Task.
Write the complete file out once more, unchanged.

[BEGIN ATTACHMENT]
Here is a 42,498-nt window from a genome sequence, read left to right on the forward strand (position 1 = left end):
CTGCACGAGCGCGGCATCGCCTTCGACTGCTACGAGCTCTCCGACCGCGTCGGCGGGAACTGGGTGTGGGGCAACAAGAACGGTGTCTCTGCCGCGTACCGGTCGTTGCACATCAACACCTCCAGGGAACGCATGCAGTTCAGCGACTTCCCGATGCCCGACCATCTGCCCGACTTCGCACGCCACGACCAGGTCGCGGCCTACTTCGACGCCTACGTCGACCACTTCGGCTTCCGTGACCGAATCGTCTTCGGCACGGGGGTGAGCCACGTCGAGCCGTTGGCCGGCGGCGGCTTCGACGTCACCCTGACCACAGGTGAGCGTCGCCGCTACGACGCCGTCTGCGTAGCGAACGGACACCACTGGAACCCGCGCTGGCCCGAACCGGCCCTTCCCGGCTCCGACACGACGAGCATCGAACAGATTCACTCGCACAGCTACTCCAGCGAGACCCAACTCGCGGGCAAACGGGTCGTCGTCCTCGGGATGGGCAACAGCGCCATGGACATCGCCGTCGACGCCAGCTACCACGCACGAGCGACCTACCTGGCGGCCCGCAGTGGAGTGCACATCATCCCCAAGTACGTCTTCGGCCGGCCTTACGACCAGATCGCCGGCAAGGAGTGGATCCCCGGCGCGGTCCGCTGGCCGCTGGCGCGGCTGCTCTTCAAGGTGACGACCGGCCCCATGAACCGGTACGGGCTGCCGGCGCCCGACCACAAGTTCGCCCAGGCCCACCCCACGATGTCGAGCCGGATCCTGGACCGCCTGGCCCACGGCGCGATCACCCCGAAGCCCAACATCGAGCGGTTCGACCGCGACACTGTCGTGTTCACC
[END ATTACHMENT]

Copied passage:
Here is a 42,498-nt window from a genome sequence, read left to right on the forward strand (position 1 = left end):
CTGCACGAGCGCGGCATCGCCTTCGACTGCTACGAGCTCTCCGACCGCGTCGGCGGGAACTGGGTGTGGGGCAACAAGAACGGTGTCTCTGCCGCGTACCGGTCGTTGCACATCAACACCTCCAGGGAACGCATGCAGTTCAGCGACTTCCCGATGCCCGACCATCTGCCCGACTTCGCACGCCACGACCAGGTCGCGGCCTACTTCGACGCCTACGTCGACCACTTCGGCTTCCGTGACCGAATCGTCTTCGGCACGGGGGTGAGCCACGTCGAGCCGTTGGCCGGCGGCGGCTTCGACGTCACCCTGACCACAGGTGAGCGTCGCCGCTACGACGCCGTCTGCGTAGCGAACGGACACCACTGGAACCCGCGCTGGCCCGAACCGGCCCTTCCCGGCTCCGACACGACGAGCATCGAACAGATTCACTCGCACAGCTACTCCAGCGAGACCCAACTCGCGGGCAAACGGGTCGTCGTCCTCGGGATGGGCAACAGCGCCATGGACATCGCCGTCGACGCCAGCTACCACGCACGAGCGACCTACCTGGCGGCCCGCAGTGGAGTGCACATCATCCCCAAGTACGTCTTCGGCCGGCCTTACGACCAGATCGCCGGCAAGGAGTGGATCCCCGGCGCGGTCCGCTGGCCGCTGGCGCGGCTGCTCTTCAAGGTGACGACCGGCCCCATGAACCGGTACGGGCTGCCGGCGCCCGACCACAAGTTCGCCCAGGCCCACCCCACGATGTCGAGCCGGATCCTGGACCGCCTGGCCCACGGCGCGATCACCCCGAAGCCCAACATCGAGCGGTTCGACCGCGACACTGTCGTGTTCACC